By this time, serving as the pace car for the 500 had become quite the public relations bonanza, so I would imagine that auto manufacturers were fighting each other at the Speedway gates for the honors in 1949. The victor was the famous Oldsmobile Rocket. No need for an attractive woman with a checkered flag here. Oldsmobile would become a perennial at the Speedway, but what year more fitting than this one to show off the new Rocket V8. I would imagine that the flying start was a little faster in 1949.
The Olds (a Rocket 88) also seems to have come in two colors. Was it painted? Or was a lighter color requested by the publicity people because the red pace car did not photograph as well in black and white? Maybe we will never know. This was the last year that Wilbur Shaw would drive the pace car. The front row of racers jumped the start signal that year, and from there on, Shaw would face backwards in the passenger seat to give hand signals to the racers while someone else drove.
The high performance 88 was a fitting segue into the Pace Cars of the high octane 1950s. Which you will read about here soon.
Jim, what a treat, as I’m laying here in bed recuperating from my bad case of 1972 Torino flashbacks. Thank you!
No mention of that wild rocket trim affixed to the front fender of the ’49 Olds. Wow; where did that come from…or am I still hallucinating?
What’s interesting is that the “rocket” is slightly different in the two 88s that are depicted. I guess it wasn’t a factory option. Too bad.
“Wild rocket trim” appears to be three-dimensional on the dark/red car, and painted onto the white one!
Not just painted on, but it looks like it was painted onto the photo, not the car.
I’m thinking the red car was the pace car, and for the photos, they photographed a stock Rocket 88 convertible in a lighter color, and pasted the rocket trim and lettering onto the photo after. The placement and proportions of both look off, among other details.
These (49 olds) were the hot rods before the small block chevy. No telling how many donated their lives and engines to some old ford Jalopy. No wonder the Chev (or Nash) didn’t do much before the war. No hot rods. I’m surprised to see either of them here with all the straight eights and v8’s that existed.
Always fun to see the companies dustup over having been the pace car. There is (or was) a camaro down at the local mechanics that has pace car printing all over the sides. Probably need to take a picture of it if it’s still there.
Excellent series JPC! Eagerly awaiting further episodes.
My dad has a 1947 Linciln, same V-12 as the Continental, of course. Gave him nothing but troubles. Even when new he had to replace the fuel pump on several occasions. Although a close frined was the L-M dealer, dad went the GM route after two years. Several Buicks and Caddys followed that unloved Lincoln!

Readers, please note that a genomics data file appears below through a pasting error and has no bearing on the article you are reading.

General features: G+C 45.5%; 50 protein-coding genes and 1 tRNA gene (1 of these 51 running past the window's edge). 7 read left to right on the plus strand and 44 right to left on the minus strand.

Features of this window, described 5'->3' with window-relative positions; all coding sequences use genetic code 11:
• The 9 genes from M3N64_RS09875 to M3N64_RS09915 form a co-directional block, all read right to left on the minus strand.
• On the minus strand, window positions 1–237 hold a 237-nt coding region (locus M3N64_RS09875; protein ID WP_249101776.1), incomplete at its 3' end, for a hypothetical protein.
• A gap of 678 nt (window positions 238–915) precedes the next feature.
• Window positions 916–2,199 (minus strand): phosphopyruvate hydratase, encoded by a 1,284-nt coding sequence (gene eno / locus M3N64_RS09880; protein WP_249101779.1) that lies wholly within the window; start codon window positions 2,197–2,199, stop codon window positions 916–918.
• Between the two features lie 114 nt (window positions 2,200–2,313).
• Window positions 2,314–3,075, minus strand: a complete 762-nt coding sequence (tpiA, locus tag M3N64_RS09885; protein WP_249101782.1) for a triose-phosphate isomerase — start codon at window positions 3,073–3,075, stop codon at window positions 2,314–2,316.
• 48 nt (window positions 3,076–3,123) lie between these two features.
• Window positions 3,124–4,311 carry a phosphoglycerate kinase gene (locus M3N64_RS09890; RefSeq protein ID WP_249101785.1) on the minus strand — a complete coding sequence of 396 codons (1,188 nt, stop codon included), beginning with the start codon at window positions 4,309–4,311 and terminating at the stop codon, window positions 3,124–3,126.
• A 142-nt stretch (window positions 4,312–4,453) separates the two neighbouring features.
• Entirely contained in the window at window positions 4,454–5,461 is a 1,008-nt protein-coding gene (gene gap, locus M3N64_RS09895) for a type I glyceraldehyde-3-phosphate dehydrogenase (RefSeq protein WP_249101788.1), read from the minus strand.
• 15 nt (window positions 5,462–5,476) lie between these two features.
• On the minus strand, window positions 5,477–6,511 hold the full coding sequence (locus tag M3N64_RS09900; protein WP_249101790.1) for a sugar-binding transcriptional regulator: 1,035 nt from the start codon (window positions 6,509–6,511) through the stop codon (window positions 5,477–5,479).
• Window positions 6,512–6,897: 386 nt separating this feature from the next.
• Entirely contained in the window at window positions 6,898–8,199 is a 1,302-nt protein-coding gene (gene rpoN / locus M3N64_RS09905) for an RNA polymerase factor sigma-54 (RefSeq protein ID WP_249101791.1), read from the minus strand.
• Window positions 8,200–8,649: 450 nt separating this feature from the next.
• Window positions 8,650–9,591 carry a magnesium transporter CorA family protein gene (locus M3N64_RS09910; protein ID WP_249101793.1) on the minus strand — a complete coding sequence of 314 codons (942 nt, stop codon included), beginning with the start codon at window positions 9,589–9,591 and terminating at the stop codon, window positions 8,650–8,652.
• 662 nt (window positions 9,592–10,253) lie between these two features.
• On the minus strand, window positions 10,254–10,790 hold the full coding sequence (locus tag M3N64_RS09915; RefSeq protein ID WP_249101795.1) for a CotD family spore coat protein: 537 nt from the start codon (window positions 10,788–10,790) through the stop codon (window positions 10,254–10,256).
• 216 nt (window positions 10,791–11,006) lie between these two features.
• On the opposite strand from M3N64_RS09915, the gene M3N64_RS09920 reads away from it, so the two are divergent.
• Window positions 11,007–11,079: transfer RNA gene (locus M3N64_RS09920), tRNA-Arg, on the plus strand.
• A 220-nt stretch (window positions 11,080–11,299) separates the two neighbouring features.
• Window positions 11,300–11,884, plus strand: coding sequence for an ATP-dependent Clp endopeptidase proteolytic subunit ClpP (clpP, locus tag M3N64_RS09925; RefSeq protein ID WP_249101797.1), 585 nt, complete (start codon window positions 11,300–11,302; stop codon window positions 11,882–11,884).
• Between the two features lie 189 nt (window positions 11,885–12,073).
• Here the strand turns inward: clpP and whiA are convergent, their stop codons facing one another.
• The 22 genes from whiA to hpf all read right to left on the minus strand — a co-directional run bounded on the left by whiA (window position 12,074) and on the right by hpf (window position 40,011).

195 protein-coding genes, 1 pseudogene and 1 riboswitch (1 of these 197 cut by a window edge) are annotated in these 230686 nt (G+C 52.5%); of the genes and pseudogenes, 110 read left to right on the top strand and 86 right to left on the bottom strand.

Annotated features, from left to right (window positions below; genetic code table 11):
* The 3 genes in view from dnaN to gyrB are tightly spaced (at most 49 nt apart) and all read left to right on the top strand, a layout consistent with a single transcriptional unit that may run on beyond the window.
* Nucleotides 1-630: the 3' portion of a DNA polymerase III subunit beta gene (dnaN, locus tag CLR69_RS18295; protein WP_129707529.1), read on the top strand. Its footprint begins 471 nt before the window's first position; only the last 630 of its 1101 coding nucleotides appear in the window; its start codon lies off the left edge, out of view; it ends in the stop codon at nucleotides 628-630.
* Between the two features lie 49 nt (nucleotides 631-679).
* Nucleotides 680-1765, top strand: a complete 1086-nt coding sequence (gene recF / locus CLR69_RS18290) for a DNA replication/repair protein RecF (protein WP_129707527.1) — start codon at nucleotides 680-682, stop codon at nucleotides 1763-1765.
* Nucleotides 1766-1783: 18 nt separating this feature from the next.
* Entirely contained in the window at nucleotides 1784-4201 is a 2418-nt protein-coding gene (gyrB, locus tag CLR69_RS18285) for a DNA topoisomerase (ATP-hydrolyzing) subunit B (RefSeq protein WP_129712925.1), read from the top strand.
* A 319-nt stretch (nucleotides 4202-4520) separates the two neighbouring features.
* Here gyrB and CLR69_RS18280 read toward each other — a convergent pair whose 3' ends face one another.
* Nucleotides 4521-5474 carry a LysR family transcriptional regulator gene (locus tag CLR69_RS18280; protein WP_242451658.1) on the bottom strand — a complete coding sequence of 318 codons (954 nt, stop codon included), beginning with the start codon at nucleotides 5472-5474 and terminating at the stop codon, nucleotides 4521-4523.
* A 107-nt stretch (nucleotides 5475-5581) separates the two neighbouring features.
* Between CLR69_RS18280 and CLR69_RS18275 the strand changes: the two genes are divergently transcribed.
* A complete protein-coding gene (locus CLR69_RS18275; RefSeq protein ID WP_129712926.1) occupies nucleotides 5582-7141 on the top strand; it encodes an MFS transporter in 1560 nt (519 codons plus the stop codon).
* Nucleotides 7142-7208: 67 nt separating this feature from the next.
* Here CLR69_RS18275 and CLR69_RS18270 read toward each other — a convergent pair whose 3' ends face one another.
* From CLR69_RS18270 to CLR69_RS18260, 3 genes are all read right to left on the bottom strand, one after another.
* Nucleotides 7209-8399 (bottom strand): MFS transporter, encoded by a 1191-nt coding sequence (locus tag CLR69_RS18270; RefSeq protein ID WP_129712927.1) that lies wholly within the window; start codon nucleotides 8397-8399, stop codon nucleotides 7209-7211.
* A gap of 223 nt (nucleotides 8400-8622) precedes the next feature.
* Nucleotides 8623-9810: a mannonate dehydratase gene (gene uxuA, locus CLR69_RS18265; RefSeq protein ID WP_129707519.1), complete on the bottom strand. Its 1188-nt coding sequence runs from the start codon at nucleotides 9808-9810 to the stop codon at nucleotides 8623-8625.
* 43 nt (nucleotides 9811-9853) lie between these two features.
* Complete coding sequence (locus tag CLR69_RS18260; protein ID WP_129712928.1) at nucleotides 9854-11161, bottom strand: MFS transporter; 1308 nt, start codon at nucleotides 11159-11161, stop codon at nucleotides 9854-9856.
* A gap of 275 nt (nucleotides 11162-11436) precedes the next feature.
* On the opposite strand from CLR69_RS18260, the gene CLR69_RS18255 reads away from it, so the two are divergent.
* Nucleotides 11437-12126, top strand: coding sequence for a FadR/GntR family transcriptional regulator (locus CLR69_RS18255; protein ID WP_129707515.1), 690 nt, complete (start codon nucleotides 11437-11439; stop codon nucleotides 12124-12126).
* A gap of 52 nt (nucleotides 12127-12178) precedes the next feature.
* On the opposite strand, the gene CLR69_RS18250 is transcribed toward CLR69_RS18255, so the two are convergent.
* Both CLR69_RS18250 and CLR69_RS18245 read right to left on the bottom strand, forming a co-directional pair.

Can’t blame your Dad for moving on from a troublesome car but lordy, what a beaut!
ooops, please excuse the typos above. Wonderful posting on Indy-500. That “rocket” 88 is too much; looks like an early promo add-on.
Americas great race. I read somewhere Jaguar took their wining team to Indy from Le Mans and ran 5th 6th 7th in basicly race trim D type sports cars they would have all had the 200+mph LeMans diffs fitted. must have quite a sight amongst the small Indy cars of the day, now days the most interesting part is the pace car the actual race is a tedious parade at speed shame as once it really meant something with diverse entries from outfits like Cummins and others.
Cummins should really get into the car diesel biz seeing as they are the only major diesel engine manufacturer in India without a car portfolio (others being FIAT, Tata, Toyota, and GM, with Honda furiously working on theirs). I’d love to drive and own a Cummins Diesel-powered car.
They did try way back there was an article on Hemmings about diesels at Indy and Cummins powered road cars. Hindustan has been putting Isuzu diesels in all sorts of unlikely contenders like Morris Oxfords and Holden Toranas.
Back in Texas in the 1950s, roads were pretty good & usually straight. Nash Ambassadors were known as good high-speed cruisers.
Should be an interesting series of articles. It’s too bad the race doesn’t have the same “presence” it once had. Sure car guys will pay attention to it, but there was a time when everyone paid attention.
Ha! These days those cars can barely pace a fleet of Chrysler minivans! Hell, the Chrysler minivans (or pretty much any other today’s minivans) can probably do pretty well in the race itself, against the period race car.
Looking forward to some interesting reading! The 1949 choice must have been an interesting one.